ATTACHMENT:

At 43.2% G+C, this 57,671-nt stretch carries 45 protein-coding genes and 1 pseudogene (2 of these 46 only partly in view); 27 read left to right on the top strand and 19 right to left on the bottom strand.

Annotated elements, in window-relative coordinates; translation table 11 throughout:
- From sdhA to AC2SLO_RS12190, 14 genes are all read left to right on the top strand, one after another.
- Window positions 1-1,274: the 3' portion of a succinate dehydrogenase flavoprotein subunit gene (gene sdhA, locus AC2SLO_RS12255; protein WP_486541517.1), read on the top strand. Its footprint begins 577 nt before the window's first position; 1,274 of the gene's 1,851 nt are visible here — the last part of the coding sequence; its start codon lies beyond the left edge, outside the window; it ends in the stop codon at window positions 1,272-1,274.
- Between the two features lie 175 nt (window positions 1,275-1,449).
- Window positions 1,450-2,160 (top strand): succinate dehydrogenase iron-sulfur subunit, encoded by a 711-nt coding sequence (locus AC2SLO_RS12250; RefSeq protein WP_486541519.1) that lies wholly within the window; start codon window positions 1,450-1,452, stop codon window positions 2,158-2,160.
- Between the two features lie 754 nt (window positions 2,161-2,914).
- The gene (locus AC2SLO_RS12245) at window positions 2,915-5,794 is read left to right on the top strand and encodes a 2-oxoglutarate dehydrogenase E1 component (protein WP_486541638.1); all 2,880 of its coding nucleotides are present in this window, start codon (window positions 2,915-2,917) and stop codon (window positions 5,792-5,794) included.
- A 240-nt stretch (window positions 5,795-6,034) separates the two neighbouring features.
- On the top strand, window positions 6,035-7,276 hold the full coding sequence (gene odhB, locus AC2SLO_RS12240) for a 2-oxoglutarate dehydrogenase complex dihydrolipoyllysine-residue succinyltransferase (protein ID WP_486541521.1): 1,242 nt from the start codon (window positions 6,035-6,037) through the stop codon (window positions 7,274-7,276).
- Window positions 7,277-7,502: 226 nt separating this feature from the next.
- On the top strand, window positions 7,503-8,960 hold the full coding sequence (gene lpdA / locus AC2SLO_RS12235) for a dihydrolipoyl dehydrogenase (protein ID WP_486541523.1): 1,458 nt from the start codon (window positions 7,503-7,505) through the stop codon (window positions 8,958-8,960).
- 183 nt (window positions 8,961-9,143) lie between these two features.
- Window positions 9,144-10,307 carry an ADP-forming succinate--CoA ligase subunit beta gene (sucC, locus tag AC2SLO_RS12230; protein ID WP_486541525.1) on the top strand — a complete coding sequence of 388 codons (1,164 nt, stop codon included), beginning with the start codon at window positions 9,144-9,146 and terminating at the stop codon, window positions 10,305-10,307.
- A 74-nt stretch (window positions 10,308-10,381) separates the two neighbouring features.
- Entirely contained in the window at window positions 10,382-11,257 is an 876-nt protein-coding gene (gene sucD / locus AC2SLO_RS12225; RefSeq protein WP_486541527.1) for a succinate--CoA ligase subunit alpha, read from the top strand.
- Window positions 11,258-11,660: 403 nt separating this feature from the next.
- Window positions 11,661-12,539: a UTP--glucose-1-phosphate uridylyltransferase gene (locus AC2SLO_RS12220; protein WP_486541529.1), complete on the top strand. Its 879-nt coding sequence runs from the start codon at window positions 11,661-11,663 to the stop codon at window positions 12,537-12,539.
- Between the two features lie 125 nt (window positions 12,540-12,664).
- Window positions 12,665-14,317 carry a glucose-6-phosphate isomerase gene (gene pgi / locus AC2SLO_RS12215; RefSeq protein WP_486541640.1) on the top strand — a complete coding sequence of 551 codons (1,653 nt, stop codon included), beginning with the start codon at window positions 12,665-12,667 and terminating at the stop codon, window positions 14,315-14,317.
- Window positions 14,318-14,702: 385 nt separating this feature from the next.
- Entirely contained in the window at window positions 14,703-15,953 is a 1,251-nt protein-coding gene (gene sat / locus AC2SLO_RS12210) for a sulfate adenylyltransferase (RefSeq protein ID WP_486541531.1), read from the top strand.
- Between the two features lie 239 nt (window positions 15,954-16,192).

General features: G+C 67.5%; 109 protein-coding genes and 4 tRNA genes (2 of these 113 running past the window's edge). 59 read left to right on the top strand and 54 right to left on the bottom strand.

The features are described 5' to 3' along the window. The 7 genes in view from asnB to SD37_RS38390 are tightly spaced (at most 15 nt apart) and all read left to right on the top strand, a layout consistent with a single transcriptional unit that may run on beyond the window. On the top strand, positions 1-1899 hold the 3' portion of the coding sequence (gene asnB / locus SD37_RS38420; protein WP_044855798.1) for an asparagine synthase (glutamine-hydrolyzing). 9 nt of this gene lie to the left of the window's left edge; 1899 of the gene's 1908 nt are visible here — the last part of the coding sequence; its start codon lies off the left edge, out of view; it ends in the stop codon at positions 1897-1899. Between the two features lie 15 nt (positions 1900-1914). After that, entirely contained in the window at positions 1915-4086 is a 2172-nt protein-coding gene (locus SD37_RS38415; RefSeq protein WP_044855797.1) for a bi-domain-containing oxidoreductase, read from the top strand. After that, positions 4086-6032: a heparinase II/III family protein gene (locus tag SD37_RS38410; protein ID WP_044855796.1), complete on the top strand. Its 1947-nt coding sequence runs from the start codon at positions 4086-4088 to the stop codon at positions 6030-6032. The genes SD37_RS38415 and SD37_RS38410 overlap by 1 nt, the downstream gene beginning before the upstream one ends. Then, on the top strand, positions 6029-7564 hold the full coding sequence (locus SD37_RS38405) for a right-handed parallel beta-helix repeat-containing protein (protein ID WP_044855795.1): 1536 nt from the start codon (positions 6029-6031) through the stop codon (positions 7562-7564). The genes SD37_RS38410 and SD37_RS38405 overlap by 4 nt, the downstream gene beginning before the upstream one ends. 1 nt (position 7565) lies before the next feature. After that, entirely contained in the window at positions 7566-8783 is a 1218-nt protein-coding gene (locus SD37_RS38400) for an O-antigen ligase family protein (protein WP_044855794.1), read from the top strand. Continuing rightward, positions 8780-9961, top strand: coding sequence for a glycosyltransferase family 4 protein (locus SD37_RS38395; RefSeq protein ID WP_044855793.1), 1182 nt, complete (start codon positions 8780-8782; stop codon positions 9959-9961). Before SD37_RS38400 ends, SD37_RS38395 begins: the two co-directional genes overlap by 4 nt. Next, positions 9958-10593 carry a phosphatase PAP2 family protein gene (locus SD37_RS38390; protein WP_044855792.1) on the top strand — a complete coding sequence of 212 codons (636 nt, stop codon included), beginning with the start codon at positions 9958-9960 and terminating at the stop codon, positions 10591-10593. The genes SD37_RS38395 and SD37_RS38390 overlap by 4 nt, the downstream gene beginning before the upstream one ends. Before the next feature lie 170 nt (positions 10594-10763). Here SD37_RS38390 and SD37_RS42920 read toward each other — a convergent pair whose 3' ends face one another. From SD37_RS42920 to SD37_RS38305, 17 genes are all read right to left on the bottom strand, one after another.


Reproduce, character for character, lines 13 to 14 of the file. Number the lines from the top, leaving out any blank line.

- 183 nt (window positions 8,961-9,143) lie between these two features.
- Window positions 9,144-10,307 carry an ADP-forming succinate--CoA ligase subunit beta gene (sucC, locus tag AC2SLO_RS12230; protein ID WP_486541525.1) on the top strand — a complete coding sequence of 388 codons (1,164 nt, stop codon included), beginning with the start codon at window positions 9,144-9,146 and terminating at the stop codon, window positions 10,305-10,307.